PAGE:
Personal Finance  |  December 22, 2022  |  Lisa Litant

What Cosigners Should Know About Repaying Student Loans  

What you'll learn
  • What your responsibilities are as a cosigner
  • What the grace period is for student loans
  • How you can help your student understand loan payments

As a student loan cosigner, you’re jointly responsible with your student for making sure loans are paid back. Here’s what you need to know about grace periods, loan payments, and making sure you’re on the same page as your student

What are you responsible for as a student loan cosigner?

When you cosigned your student’s loan, you became equally responsible for payments. That means that if the primary borrower (your student) doesn’t keep up with their payments for any reason, you’re the next person in line to be notified about it—and missed payments can negatively impact your credit report

When do principal and interest loan payments start?

When your student leaves school, they’ll have a grace/separation period—often six months. This is meant to give them a chance to get settled after school before they start making principal and interest loan payments. (Principal is the amount you borrow; interest is the amount you’re charged for borrowing the money.) Your lender should send the payment due dates and amount to both you and your student several months before the first payment is due.

Even if you or your student have been making monthly in-school payments, these new principal and interest payments will generally be larger than their previous ones. The earlier students can incorporate loan payments into their budgets, the smoother the transition will be to paying off their loans going forward.

Can payment plans be changed?

Federal student loans have a variety of repayment plans that borrowers can apply for, like income-based, graduated repayment, or extended repayment options.

Private student loans (which are probably the type you cosigned for) generally don’t let borrowers change how they repay, so there’s less flexibility than with federal loans.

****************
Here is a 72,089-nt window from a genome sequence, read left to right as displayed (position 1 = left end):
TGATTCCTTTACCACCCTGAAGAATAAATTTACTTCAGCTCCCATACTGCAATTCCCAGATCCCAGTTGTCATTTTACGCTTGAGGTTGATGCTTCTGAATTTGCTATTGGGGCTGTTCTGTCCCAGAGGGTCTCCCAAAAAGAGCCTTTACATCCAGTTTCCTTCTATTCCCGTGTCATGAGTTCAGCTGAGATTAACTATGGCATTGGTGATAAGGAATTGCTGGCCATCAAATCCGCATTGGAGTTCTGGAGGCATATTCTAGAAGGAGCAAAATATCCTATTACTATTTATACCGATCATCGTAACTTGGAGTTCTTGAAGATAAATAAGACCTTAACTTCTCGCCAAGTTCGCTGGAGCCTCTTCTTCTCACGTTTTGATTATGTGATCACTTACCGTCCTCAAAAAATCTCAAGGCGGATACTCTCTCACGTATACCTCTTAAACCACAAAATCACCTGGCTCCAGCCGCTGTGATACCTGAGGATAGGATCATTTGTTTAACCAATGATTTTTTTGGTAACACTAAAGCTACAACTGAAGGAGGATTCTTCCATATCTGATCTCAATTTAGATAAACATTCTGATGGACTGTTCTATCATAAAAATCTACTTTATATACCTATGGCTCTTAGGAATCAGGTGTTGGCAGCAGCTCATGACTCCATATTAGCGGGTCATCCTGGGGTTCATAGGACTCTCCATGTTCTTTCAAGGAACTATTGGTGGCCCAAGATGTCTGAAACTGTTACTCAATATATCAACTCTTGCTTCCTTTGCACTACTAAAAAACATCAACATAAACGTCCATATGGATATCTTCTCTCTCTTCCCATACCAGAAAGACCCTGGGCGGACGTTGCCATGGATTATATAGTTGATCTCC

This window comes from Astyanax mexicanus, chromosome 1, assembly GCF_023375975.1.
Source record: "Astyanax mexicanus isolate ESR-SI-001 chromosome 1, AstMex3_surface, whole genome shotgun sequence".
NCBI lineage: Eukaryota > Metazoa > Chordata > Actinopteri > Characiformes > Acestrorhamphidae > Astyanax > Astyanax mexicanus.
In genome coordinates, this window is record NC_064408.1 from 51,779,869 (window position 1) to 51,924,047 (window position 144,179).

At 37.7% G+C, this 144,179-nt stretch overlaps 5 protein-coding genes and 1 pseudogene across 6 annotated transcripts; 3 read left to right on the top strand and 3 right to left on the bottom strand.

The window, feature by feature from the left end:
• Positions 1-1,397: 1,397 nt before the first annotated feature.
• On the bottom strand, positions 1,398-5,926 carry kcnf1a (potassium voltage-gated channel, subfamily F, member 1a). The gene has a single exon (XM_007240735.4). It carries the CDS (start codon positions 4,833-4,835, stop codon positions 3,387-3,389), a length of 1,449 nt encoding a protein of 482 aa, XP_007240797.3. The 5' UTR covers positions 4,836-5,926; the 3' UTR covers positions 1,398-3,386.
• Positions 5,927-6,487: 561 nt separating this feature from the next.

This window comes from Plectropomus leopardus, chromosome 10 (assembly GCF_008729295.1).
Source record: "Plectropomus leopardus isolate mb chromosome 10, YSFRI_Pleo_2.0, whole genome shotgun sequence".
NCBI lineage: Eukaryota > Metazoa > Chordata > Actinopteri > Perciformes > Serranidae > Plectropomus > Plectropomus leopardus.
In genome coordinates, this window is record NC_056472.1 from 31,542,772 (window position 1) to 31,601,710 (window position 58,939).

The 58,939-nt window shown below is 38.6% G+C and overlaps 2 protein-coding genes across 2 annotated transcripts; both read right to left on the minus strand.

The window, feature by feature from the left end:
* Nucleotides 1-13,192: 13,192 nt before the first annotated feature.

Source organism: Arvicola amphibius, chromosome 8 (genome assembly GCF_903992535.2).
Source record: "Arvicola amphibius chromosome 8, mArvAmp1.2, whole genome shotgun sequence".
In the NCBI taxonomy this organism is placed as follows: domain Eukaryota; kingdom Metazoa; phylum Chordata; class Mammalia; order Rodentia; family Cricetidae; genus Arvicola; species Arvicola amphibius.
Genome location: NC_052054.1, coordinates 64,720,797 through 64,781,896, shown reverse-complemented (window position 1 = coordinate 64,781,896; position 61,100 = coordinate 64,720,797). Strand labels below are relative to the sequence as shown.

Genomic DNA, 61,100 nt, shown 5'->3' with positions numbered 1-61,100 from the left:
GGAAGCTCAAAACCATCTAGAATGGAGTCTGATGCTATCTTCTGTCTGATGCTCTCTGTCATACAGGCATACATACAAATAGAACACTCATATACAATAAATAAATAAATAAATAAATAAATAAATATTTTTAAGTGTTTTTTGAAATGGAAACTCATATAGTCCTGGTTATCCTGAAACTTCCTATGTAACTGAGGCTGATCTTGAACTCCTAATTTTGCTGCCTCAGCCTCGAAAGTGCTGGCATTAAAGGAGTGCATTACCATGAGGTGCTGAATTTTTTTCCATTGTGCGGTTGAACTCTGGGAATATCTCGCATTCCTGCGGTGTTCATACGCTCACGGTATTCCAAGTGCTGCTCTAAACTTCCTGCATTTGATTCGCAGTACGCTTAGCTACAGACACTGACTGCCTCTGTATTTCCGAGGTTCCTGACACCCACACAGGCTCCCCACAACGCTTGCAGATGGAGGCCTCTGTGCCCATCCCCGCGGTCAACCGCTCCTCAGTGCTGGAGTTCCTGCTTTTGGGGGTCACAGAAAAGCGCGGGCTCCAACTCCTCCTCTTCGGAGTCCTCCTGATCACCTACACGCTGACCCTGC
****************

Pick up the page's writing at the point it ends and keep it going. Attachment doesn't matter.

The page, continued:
What can you do as a cosigner?

Money talks aren’t the easiest, but since you’re both responsible for the loan, it’s important to make sure your student understands your expectations:

  • Do they understand loan repayment (including upcoming due dates and amounts)?
  • Is it clear who’s going to make the payments?
  • How’s their financial situation? 

1.  Does your student understand loan repayment?

With the emotions of leaving school and settling into post-school life, paying back loans may not be on your student’s to-do list—but it should be. This is the time to make sure they know about the payments, how much they’ll need to pay each month, and when the first payment is due.

You can also explain to them that on-time payments can help them start to build their credit—which will help them rent an apartment, buy a car, or get a new credit card.

2.  Who’s going to make the payments?

There’s no one way that families decide this question. How America Pays for College 2022 found that 96% of families where the student borrowed expect the student to be at least somewhat involved in paying back the loans:

-  54% say the student is responsible

-  39% say parents and student will share the responsibility

-  5% say the parents will be responsible until the student’s financially stable

But perhaps the most important statistic was that 40% of families who borrowed discussed who’ll be responsible for paying back student loans. Have the conversation to make sure the responsibility is clearly understood by everyone. 

3.  How’s your student’s financial situation?

They may be anxious about their finances. While it can be hard to see your student struggling, there are some things you can do to help:

-  Help them create a budget so that everything is accounted for.

-  Consider helping them with payments for a certain amount of time (you may be able to deduct a portion of the interest on your taxes).

-  Free up some money by helping with other expenses, like their cellphone or grocery bills.

-  Encourage them to call their loan servicer (if they can’t make payments) to see if there are any options.

As a cosigner, you’re able to monitor their payments to make sure they’re made on time. Be ready to work with your student if you see warning signs.

Also, explore the lender’s cosigner release policy. Usually, after on-time payments are made for a specific amount of time, the borrower can apply to release you from all responsibility for the loan. 

When you cosigned your student’s loan you made it possible for them to pursue their education. Now, the most important thing you can do is keep the lines of communication open as both of you transition to this new phase. 

footnote Sallie Mae does not provide, and these materials are not meant to convey, financial, tax, or legal advice. Consult your own financial advisor, tax advisor, or attorney about your specific circumstances.

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